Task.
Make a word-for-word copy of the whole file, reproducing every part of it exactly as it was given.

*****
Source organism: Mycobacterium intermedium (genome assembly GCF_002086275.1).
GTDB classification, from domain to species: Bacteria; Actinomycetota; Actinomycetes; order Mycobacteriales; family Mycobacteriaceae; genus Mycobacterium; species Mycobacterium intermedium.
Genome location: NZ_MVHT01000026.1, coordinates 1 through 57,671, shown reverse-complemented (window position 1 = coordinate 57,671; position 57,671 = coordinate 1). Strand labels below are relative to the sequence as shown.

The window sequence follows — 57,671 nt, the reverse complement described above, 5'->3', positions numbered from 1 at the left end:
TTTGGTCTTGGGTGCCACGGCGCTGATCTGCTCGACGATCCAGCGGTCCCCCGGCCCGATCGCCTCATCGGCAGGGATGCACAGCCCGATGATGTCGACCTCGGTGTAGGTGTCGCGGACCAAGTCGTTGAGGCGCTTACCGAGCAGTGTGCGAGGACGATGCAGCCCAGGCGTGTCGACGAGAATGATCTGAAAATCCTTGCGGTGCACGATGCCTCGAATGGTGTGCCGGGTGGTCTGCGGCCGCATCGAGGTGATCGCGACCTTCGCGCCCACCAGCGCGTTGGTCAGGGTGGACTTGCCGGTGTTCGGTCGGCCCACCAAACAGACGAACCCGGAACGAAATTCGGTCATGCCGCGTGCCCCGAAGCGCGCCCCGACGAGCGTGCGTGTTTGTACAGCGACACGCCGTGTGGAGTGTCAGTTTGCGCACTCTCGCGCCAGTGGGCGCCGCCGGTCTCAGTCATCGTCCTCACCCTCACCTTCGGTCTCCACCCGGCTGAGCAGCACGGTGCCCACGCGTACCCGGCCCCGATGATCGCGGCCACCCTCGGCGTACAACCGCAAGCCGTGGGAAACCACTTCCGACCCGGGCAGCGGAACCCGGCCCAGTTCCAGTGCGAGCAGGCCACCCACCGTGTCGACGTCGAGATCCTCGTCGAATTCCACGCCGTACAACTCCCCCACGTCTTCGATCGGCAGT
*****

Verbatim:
Source organism: Mycobacterium intermedium (genome assembly GCF_002086275.1).
GTDB classification, from domain to species: Bacteria; Actinomycetota; Actinomycetes; order Mycobacteriales; family Mycobacteriaceae; genus Mycobacterium; species Mycobacterium intermedium.
Genome location: NZ_MVHT01000026.1, coordinates 1 through 57,671, shown reverse-complemented (window position 1 = coordinate 57,671; position 57,671 = coordinate 1). Strand labels below are relative to the sequence as shown.

The window sequence follows — 57,671 nt, the reverse complement described above, 5'->3', positions numbered from 1 at the left end:
TTTGGTCTTGGGTGCCACGGCGCTGATCTGCTCGACGATCCAGCGGTCCCCCGGCCCGATCGCCTCATCGGCAGGGATGCACAGCCCGATGATGTCGACCTCGGTGTAGGTGTCGCGGACCAAGTCGTTGAGGCGCTTACCGAGCAGTGTGCGAGGACGATGCAGCCCAGGCGTGTCGACGAGAATGATCTGAAAATCCTTGCGGTGCACGATGCCTCGAATGGTGTGCCGGGTGGTCTGCGGCCGCATCGAGGTGATCGCGACCTTCGCGCCCACCAGCGCGTTGGTCAGGGTGGACTTGCCGGTGTTCGGTCGGCCCACCAAACAGACGAACCCGGAACGAAATTCGGTCATGCCGCGTGCCCCGAAGCGCGCCCCGACGAGCGTGCGTGTTTGTACAGCGACACGCCGTGTGGAGTGTCAGTTTGCGCACTCTCGCGCCAGTGGGCGCCGCCGGTCTCAGTCATCGTCCTCACCCTCACCTTCGGTCTCCACCCGGCTGAGCAGCACGGTGCCCACGCGTACCCGGCCCCGATGATCGCGGCCACCCTCGGCGTACAACCGCAAGCCGTGGGAAACCACTTCCGACCCGGGCAGCGGAACCCGGCCCAGTTCCAGTGCGAGCAGGCCACCCACCGTGTCGACGTCGAGATCCTCGTCGAATTCCACGCCGTACAACTCCCCCACGTCTTCGATCGGCAGT